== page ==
- Contact social services duty desk.
- Inform one member of the management committee, preferably the Chair of any action you propose to take. You need not name the child, but by informing your employer, you will cover yourself if a complaint is lodged against you by the family to your employer at a later date.
- Inform the parent of the action you have taken.
A Play Worker's responsibilities do not include investigating the suspected abuse. However, play workers should keep accurate records of their observations and of anything said to them by the child or others in connection with the suspected abuse. It is always important to listen to children.
- Your primary responsibility is to protect the child.
- You have a duty to take action.
- You will not have to cope alone.
- Social services aim to support the family rather than breaking up the family unit. Your action at an early stage could stop a deteriorating situation becoming a crisis.
- You may never have to face a suspected case of child abuse, but you must be aware of and recognise the signs and symptoms of it.
Sample Complaints Policy
We hope that anyone who comes into contact with (Organisation) will feel that they can tell us about any suggestions, criticisms or complaints that they have. We want to give the best possible service to all our users - children, parents, staff and the wider community - and we will always try to improve when problems are identified.
If you are happy to pass on your complaint in person please talk to the Play Leader / Play Ranger or Manager.
- To listen properly to what you have to say.
- To give you an answer straight away, if possible, (or within a time frame specified for complaints i.e. with 14 days to investigate and respond) but always follow up your complaint promptly.
- To discuss you complaint at our next Board/Management Committee meeting.
- If you would prefer to complain in writing, or if you are
dissatisfied with the outcome of a verbal complaint, please write
to our Chairperson/Chief Executive/Project Leader at the address
- To give your complaint serious attention.
- To discuss your complaint at out next management meeting.
- To respond to you in writing as soon as possible/appropriate XX timeframe.
- We hope this will never be longer than XX weeks.
Sample Positive Physical Management Policy
Appropriate touching and physical contact will include:
- Playing Games
- Greeting and Farewells
- Administering First Aid
Appropriate touching is to be conducted in an open way. Play Rangers are to comply with the following rules.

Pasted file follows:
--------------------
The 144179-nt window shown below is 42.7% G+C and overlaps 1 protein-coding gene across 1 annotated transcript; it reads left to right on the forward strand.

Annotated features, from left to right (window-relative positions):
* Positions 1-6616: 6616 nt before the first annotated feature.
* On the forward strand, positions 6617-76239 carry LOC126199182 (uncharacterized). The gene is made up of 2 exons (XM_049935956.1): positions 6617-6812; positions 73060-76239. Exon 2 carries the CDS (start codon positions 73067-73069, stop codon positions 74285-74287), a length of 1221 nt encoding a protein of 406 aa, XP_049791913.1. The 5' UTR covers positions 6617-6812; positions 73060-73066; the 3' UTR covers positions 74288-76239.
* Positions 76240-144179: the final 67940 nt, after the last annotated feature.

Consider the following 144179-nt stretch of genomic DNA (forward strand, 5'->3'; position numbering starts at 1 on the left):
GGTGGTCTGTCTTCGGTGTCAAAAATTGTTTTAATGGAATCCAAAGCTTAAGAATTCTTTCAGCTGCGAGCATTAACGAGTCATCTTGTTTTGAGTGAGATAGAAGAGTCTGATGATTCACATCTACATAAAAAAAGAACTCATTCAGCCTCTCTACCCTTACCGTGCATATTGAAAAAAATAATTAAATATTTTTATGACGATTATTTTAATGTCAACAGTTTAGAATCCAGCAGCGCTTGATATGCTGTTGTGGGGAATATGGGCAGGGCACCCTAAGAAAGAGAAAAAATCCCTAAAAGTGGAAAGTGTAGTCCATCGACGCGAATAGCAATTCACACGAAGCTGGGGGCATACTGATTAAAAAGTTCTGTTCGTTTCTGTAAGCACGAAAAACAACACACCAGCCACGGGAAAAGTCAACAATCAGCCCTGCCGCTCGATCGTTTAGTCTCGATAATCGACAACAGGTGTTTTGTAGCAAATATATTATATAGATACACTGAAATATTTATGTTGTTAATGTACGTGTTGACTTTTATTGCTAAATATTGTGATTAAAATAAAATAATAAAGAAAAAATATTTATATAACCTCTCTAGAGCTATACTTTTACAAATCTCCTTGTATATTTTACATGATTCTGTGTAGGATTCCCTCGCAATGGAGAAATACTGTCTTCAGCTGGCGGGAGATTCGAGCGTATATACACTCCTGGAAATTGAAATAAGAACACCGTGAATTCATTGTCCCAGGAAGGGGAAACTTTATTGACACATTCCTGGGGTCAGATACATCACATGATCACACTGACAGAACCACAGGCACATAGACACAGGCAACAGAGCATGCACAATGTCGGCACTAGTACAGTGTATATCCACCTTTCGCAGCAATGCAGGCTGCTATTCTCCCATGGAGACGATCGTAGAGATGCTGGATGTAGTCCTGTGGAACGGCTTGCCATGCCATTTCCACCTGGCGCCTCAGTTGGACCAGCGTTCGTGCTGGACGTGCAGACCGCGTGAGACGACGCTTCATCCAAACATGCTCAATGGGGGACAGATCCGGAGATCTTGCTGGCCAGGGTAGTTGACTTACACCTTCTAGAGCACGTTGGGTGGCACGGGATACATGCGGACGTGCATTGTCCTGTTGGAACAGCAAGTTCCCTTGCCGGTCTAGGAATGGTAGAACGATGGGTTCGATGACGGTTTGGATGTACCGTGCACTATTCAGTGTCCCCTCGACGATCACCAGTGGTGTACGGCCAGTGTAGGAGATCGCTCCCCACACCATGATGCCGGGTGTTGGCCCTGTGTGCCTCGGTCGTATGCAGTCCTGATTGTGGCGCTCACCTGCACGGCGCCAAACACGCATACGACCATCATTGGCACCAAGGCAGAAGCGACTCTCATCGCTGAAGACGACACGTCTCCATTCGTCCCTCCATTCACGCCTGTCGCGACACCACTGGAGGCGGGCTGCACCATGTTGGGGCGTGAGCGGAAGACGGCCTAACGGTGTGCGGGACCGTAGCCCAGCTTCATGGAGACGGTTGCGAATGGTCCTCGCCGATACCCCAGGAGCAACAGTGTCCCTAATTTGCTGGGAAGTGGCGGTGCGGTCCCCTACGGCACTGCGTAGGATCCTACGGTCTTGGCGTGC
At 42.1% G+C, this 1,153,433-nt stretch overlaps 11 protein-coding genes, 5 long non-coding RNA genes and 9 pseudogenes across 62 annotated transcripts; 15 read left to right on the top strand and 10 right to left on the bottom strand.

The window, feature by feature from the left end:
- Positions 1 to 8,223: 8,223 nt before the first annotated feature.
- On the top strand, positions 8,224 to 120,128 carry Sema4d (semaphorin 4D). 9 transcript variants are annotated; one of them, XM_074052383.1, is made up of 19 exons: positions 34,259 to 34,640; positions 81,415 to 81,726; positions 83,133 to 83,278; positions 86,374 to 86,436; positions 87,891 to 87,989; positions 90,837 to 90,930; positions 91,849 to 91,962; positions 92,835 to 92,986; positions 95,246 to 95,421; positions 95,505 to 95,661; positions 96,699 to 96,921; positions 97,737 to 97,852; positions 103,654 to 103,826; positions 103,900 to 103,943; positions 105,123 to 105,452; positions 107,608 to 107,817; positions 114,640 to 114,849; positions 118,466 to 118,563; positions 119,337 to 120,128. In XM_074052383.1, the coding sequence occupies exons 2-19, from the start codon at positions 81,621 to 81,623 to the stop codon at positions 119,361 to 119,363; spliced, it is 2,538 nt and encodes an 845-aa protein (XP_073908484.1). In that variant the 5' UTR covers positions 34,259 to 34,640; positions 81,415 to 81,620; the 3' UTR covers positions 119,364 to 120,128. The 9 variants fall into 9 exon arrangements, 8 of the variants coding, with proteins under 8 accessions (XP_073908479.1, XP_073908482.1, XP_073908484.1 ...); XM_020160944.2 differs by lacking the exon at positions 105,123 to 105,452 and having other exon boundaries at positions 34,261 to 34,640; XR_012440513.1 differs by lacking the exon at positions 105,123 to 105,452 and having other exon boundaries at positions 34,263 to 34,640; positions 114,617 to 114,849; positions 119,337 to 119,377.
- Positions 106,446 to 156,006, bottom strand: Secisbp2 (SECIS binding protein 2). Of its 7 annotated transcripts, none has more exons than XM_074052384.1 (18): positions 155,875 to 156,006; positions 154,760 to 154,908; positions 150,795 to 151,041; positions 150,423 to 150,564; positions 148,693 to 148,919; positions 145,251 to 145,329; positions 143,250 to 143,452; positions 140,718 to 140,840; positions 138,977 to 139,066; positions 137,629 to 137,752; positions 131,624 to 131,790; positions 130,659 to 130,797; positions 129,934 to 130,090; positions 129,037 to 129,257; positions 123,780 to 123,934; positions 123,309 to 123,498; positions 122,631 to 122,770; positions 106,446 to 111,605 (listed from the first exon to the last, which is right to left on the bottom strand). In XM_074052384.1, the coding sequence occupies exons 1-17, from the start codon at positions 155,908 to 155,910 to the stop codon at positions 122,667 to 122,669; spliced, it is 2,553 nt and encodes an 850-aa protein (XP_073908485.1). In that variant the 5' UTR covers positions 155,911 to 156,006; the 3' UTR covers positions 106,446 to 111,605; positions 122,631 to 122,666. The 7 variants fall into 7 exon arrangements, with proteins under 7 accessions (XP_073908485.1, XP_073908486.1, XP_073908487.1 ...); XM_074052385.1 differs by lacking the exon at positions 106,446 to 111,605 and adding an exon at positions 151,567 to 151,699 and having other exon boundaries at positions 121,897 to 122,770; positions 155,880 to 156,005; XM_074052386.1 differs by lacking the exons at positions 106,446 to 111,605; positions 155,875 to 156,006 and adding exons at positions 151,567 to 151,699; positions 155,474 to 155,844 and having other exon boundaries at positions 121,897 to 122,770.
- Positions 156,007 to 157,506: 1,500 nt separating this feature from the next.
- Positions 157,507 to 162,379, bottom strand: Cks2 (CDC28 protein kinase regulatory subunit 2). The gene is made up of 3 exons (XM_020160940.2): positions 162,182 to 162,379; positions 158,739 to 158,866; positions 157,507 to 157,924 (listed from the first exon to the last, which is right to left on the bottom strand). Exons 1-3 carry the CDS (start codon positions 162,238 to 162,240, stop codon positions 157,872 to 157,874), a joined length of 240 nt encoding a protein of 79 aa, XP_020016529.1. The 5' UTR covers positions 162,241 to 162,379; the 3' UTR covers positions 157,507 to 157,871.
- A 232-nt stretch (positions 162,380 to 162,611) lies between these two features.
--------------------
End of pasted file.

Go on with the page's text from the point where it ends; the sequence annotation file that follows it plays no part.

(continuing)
- Play Rangers will not get involved in any intimate behaviour with children such as soiled underwear removal etc.
- Play Rangers acknowledge that there are going to be times when children will not be fully clothed. Play Rangers will do their utmost to protect and ensure the children are safe within the settling and not open to exploitation
- Play Rangers will ensure that children engage with each other in a positive manner and enjoy safe play
- Play Rangers will acknowledge age appropriateness within their positive physical management
Sample Image consent form
Occasionally, we take photographs of children accessing our play services. We may seek to use these images in our publications, displays, and social media and on our website. We may also make video or webcam recordings for promotional, evaluation and monitoring purposes.
To comply with the Data Protection Act 1998, we need your permission before we can photograph or make any recordings of your child.
Conditions of use:
1. This form is valid for the period of time XX to XX / whilst attending 'organisation'. Images of your child will not be used after this time unless specifically requested of you. Please inform/email/write to the 'organisation' if you wish to withdraw consent at any time.
2. The images we take will be of activities that show the school and children in a positive light.
3. Embarrassing or distressing images will not be used. The images will not be associated with negative or sensitive issues.
4. We may use group photographs or footage with very general labels e.g. 'play in the park'.
5. We will only use images of children who are suitably dressed.
6. We will make every effort to ensure that we do not allow images to be taken of any children for whom we do not have permission or who are 'at risk' or disallowed from having their photographs taken for legal or social reasons.
7. We will take all reasonable measures to ensure the images are used solely for the purposes for which they are intended. However we cannot guarantee this and take no responsibility for the way images are used by other websites or publishers or for any consequences arising from publication.
Please note that websites can be viewed throughout the world and not just in the United Kingdom where UK law applies. In giving your consent you understand that images may be used in printed and electronic form.
To give your consent, please complete the information below and return to: